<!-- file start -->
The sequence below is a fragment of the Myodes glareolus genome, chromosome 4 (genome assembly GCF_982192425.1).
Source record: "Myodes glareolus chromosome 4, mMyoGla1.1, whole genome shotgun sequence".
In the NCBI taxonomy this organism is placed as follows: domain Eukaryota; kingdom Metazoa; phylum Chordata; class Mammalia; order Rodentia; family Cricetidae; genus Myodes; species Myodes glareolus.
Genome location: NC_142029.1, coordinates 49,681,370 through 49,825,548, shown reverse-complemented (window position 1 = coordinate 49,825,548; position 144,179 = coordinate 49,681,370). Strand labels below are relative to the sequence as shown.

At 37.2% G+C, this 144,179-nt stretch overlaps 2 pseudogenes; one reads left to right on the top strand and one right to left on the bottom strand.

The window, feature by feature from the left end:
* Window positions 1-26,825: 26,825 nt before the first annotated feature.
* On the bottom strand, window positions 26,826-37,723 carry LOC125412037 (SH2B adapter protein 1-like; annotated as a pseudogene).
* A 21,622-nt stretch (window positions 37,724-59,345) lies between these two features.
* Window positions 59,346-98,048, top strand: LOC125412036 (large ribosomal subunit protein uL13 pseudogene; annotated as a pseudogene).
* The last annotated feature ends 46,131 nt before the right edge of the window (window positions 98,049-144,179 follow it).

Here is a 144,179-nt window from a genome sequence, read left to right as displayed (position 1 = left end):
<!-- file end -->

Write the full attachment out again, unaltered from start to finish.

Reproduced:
The sequence below is a fragment of the Myodes glareolus genome, chromosome 4 (genome assembly GCF_982192425.1).
Source record: "Myodes glareolus chromosome 4, mMyoGla1.1, whole genome shotgun sequence".
In the NCBI taxonomy this organism is placed as follows: domain Eukaryota; kingdom Metazoa; phylum Chordata; class Mammalia; order Rodentia; family Cricetidae; genus Myodes; species Myodes glareolus.
Genome location: NC_142029.1, coordinates 49,681,370 through 49,825,548, shown reverse-complemented (window position 1 = coordinate 49,825,548; position 144,179 = coordinate 49,681,370). Strand labels below are relative to the sequence as shown.

At 37.2% G+C, this 144,179-nt stretch overlaps 2 pseudogenes; one reads left to right on the top strand and one right to left on the bottom strand.

The window, feature by feature from the left end:
* Window positions 1-26,825: 26,825 nt before the first annotated feature.
* On the bottom strand, window positions 26,826-37,723 carry LOC125412037 (SH2B adapter protein 1-like; annotated as a pseudogene).
* A 21,622-nt stretch (window positions 37,724-59,345) lies between these two features.
* Window positions 59,346-98,048, top strand: LOC125412036 (large ribosomal subunit protein uL13 pseudogene; annotated as a pseudogene).
* The last annotated feature ends 46,131 nt before the right edge of the window (window positions 98,049-144,179 follow it).

Here is a 144,179-nt window from a genome sequence, read left to right as displayed (position 1 = left end):